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Ask Dr. Nandi: The new flu vaccine recommendations as flu season approaches

Posted: 5:38 PM, Sep 26, 2018
Updated: 2018-09-26 17:38:06-04

The cooler rainy weather has arrived which means we spend more time indoors. And that gives those nasty viruses more opportunities to spread.  

Although you can catch the flu anytime throughout the year, flu season kicks off in October, which is just a few days away.  

So, to protect yourself, it’s time for the flu shot.  

The flu vaccine changes from year to year because the actual flu virus changes.  So that means everyone over the age of 6 months should be getting the new vaccine anytime now.  

It’s best to get vaccinated in early fall because it takes about two weeks for your immune system to develop antibodies that fight it off.  

There’s some good news for those who don’t like getting the shot. After being off the market for two years, the nasal spray flu vaccine is back, but only for those who are not pregnant and between the ages of 2 and 49.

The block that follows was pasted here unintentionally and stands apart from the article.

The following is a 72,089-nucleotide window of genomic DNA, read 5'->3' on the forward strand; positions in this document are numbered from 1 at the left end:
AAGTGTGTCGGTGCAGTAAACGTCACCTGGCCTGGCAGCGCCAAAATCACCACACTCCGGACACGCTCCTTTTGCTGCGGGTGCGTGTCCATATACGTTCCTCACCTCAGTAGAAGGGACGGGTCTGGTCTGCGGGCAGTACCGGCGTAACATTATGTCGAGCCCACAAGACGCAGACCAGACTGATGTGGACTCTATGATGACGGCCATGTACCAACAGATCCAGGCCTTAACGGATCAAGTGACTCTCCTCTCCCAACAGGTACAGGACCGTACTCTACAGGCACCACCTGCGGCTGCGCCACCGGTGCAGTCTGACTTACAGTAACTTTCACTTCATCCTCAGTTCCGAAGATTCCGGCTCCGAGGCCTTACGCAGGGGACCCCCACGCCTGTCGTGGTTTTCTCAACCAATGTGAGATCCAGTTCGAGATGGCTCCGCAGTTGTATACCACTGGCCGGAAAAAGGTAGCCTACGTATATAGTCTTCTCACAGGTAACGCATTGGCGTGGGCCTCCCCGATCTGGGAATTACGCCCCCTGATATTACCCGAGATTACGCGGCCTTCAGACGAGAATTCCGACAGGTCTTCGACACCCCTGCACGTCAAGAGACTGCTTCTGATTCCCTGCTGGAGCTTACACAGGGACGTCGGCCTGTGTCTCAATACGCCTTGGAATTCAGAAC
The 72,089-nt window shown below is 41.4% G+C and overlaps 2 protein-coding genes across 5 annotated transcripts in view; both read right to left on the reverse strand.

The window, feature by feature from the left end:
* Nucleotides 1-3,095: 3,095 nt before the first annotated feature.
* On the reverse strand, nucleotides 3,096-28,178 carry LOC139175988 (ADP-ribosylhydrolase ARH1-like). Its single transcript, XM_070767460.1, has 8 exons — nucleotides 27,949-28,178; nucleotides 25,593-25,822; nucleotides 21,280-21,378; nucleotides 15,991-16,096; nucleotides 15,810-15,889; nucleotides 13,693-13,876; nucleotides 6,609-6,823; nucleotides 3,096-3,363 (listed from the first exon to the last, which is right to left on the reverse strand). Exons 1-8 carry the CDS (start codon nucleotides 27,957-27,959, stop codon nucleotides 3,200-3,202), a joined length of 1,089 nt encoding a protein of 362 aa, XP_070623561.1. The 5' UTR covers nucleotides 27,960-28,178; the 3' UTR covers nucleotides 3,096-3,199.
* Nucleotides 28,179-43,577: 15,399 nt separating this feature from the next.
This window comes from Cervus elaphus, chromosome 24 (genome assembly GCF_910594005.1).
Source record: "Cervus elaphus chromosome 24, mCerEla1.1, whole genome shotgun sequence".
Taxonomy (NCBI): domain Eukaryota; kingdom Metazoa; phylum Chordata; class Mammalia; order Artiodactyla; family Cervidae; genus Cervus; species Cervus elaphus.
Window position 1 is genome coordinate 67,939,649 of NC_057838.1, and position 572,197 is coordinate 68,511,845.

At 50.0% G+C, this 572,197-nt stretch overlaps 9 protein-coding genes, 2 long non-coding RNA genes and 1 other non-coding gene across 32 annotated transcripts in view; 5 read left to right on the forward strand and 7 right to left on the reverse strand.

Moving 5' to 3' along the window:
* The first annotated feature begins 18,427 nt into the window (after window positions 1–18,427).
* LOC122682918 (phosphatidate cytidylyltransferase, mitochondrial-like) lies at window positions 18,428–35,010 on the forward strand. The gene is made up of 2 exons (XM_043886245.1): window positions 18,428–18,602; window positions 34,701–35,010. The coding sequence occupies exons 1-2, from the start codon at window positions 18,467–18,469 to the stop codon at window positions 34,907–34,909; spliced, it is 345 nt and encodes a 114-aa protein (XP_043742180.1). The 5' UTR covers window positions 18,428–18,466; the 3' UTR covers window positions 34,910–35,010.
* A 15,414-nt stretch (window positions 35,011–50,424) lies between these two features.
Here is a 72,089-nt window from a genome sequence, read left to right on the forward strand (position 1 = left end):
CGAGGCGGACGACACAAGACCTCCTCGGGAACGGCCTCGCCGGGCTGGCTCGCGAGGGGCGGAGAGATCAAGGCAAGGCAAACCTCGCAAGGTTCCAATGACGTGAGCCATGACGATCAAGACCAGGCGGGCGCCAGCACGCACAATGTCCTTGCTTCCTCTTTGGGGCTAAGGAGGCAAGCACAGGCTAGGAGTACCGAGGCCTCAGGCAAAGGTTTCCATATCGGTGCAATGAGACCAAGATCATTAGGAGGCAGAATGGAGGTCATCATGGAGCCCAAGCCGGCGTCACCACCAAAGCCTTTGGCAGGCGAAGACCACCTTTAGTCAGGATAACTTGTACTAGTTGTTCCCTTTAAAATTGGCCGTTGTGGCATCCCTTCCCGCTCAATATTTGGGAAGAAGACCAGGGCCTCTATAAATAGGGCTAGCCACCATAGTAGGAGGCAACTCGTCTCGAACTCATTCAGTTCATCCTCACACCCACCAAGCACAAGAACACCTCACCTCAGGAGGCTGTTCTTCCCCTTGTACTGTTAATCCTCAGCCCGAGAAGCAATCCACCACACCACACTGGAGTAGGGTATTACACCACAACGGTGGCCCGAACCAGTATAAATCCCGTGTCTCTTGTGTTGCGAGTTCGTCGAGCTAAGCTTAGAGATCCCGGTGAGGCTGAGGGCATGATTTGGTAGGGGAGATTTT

Last year was the deadliest flu season we’ve had in years with H3N2 as the predominated virus.  

The CDC reported 180 children died from the flu and thousands were hospitalized. And right here in Michigan, we had over 45,000 reported cases of Influenza.  

Now there are different flu vaccine options which will help protect against three or four viruses. The trivalent contains three strains of the flu virus, H1N1, H3N2, and an influenza B strain component. The quadrivalent, which contains four strains, includes those I mentioned plus a second influenza B strain.

So, will the flu vaccine be more effective this year? Unfortunately, it’s not possible to predict that. But the CDC says the vaccines are a better match to circulating viruses. 

Getting the flu shot is the best defense we have. Yes, it can be imperfect, but studies suggest those who are vaccinated but still get sick tend to have fewer symptoms.  

Let’s remember the flu is a potentially serious disease. And getting vaccinated has been shown to reduce hospitalizations and flu-related death in children.